She says to bake it to a dark brown which I did. I’m not sure if it is considered too dark or not but it was really a beautiful color and I do typically bake my bread darker as she instructs in Artisan Baking.

The crumb was amazing to me. It was very creamy and soft and almost reminded me of an angel food cake. It has remained moist to this day (5 days later) as there are only two of us to eat and can’t quite get rid of all the bread I bake. I am going to cut very thick slices of what is remaining to freeze and later use to make French toast.

I decided for my maiden voyage into challah bread I would make an elaborate braid. I used the six-strand braid version and got a lot of help from the video Glezer did showing how to do it. Gosh, the internet is awesome! Just as she said it makes a beautiful, very high loaf.

Braiding ChallahFine Cooking Video, Maggie Glezer

http://www.taunton.com/finecooking/videos/braiding-challah.aspx?

I’m posting the recipe so those of you who are new to challah as I am can have a chance to make it and perhaps will be inspired to buy this lovely book. For those who have made challah for years I’d love it if you tried the recipe and let me know your thoughts on it compared the some of your favorite traditional recipes.

More of my photos can be seen here:

http://zolablue.smugmug.com/gallery/3500289#197395950

Thank you to each and every one of you on this site that have been such inspirations in baking such as Floyd, Bill Wraith, Susanfnp, Mountaindog, JMonkey, Browndog, Bluezebra, Eric, SDBaker, Mini Oven, Dolf, Qahtan, Zainab and so many others. All you wonderful bakers have helped me incredibly along the way over the past few months that I have been baking so many thanks to all.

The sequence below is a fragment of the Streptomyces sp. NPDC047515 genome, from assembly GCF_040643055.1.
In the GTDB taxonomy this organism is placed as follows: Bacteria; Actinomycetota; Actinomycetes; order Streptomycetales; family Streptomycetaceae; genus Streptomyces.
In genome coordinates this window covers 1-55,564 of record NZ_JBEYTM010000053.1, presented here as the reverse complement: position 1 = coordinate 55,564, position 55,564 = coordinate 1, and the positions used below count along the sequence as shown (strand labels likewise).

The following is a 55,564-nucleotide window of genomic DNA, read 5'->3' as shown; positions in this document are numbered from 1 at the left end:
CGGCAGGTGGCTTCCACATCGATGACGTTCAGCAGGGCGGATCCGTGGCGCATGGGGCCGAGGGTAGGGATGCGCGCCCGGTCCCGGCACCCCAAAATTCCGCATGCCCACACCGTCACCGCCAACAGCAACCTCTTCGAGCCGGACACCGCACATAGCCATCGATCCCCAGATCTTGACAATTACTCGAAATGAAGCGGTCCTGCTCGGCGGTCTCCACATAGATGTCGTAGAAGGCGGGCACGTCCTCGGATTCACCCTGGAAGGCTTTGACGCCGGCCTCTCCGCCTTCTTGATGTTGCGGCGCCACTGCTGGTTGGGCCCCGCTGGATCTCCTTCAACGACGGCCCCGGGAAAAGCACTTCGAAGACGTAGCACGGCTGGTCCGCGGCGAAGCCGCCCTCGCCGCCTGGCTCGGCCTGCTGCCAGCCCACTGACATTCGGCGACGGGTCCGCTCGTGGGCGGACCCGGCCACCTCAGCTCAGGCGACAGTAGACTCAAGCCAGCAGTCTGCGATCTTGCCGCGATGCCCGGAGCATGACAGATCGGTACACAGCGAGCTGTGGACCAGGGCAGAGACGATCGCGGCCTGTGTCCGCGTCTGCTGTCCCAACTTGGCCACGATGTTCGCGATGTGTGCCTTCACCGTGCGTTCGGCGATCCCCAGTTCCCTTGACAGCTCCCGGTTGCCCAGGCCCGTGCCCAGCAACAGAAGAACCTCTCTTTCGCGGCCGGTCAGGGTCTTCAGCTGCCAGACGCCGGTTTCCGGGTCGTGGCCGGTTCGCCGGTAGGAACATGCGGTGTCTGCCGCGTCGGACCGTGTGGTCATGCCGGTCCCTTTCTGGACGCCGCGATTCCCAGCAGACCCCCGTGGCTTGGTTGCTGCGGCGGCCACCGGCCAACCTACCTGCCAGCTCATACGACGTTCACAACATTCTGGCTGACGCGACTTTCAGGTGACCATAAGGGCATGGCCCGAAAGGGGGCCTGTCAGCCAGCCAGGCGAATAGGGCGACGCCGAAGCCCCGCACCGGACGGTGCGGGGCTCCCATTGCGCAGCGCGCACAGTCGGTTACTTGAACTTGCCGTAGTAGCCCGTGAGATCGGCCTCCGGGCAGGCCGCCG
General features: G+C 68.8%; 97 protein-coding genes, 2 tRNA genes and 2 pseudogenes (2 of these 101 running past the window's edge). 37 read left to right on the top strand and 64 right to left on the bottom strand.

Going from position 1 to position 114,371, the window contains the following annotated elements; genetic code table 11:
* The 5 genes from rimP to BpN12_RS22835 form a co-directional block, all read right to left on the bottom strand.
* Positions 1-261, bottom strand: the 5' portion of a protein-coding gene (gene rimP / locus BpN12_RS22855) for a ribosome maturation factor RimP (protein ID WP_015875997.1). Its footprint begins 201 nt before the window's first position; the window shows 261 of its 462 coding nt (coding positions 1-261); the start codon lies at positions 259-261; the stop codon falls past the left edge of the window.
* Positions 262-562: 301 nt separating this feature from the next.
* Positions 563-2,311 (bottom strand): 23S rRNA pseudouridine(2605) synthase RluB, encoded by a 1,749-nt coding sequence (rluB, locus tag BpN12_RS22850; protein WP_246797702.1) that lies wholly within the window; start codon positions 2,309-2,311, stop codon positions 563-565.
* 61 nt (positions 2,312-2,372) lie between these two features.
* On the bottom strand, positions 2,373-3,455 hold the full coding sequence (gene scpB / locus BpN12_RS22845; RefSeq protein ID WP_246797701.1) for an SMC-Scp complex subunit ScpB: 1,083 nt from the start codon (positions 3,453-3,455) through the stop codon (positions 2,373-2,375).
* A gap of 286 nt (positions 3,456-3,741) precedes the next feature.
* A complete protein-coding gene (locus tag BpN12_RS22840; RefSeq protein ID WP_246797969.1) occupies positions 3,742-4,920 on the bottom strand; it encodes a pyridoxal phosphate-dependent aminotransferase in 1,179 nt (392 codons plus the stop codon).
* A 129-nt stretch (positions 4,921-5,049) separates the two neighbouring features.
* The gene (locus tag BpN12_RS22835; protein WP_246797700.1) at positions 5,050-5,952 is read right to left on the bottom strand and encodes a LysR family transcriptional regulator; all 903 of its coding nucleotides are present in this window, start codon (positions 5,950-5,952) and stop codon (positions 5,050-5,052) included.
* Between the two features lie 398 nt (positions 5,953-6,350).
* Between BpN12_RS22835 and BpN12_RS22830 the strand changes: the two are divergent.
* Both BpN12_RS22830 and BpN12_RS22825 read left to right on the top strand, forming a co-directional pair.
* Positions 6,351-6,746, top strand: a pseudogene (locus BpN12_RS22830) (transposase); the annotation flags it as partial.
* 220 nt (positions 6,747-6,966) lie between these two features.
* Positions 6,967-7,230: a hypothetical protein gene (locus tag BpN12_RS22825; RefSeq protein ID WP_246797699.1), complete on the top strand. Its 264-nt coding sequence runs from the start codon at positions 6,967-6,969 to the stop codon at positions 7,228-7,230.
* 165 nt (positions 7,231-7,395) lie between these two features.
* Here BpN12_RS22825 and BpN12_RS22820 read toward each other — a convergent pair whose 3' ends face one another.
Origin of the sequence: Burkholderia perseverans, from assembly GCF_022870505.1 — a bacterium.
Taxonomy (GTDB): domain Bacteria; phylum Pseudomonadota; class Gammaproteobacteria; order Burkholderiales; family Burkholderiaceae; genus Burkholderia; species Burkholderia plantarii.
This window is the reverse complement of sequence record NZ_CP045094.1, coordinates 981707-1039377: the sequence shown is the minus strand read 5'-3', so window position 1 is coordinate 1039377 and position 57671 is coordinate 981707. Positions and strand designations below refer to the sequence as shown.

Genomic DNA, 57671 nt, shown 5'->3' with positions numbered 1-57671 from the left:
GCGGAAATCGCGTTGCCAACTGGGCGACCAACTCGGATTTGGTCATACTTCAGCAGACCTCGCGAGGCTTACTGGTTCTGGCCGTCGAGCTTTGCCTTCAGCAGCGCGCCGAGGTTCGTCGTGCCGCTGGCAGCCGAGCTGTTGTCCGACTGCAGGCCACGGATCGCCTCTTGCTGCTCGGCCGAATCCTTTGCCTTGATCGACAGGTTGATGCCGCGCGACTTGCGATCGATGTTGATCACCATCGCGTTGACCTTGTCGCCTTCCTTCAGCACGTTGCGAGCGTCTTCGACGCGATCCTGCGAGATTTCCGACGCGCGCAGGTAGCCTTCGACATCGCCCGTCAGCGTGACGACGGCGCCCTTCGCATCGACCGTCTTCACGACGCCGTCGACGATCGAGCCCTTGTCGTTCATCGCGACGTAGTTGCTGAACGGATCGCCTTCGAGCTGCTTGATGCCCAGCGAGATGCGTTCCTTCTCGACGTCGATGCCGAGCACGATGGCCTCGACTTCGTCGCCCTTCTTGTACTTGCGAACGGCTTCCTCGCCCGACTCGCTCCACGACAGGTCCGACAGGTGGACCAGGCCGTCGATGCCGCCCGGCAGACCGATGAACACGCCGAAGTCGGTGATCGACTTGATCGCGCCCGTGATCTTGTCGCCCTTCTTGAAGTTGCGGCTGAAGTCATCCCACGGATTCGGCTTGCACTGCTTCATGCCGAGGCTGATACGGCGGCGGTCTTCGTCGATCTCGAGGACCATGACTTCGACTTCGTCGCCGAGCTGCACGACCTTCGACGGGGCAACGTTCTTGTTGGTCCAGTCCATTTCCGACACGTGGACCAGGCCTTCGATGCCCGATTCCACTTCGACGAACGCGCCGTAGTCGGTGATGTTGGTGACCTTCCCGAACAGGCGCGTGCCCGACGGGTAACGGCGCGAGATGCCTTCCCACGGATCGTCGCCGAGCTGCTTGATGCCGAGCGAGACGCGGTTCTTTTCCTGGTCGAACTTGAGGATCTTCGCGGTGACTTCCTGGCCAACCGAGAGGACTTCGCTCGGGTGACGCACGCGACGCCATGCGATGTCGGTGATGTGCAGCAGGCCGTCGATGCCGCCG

My Sourdough Challah - Maggie Glezer's personal recipe from her book, A Blessing of Bread

Sweet sourdough breads are delicious and well worth the time (which is mainly waiting time) if you are a sourdough baker. The sourdough adds a subtle tang to my challah, and the crumb has a moister, creamier texture that keeps even longer than the yeasted version. While it’s true that challah or, for that matter, all bread was at one time sourdough (the Hebrew word for leaven, chametz, means “sour”), challahs have definitely gotten sweeter and richer since the introduction of commercial yeast. To convert such recipes back to 100 percent sourdough, the sugar has to be cut back in order for the dough to rise in a reasonable length of time (sugar that is more than 12 percent of the flour weight inhibits fermentation), so this version will taste slightly less sweet than the yeasted one, a deficit completely overridden by the rich complexity of the sourdough. I have also changed the all-purpose flour to bread flour, which has more gluten, to counteract the starter’s propensity to loosen the gluten (the acids in the starter change the proteins, a natural part of sourdough baking).

Skill Level: Expert

Time: About 20 hours (about 8 1/2 hours on baking day)

Makes: Two 1-pound (450-gram) challahs, one 1 1/2-pound (680-gram) challah plus three rolls, or sixteen 2-ounce (60-gram) rolls

Recipe synopsis: Make the sourdough starter and let if ferment overnight for 12 hours. The next day, mix the dough and let it ferment for 2 hours. Shape the dough and let it proof for 5 hours. Bake the breads for 15 to 40 minutes, depending on their size.

For the starter:

2 tablespoons (35 grams/1.2 ounces) very active, fully fermented firm sourdough starter, refreshed 8 to 12 hours earlier

1/3 cup (80 grams/2.8 ounces) warm water

About 1 cup (135 grams/4.8 ounces) bread flour

For final dough:

1/4 cup (60 grams/2 ounces) warm water

3 large eggs, plus 1 for glazing

1 1/2 teaspoons (8 grams/0.3 ounce) table salt

1/4 cup (55 grams/1.9 ounces) vegetable oil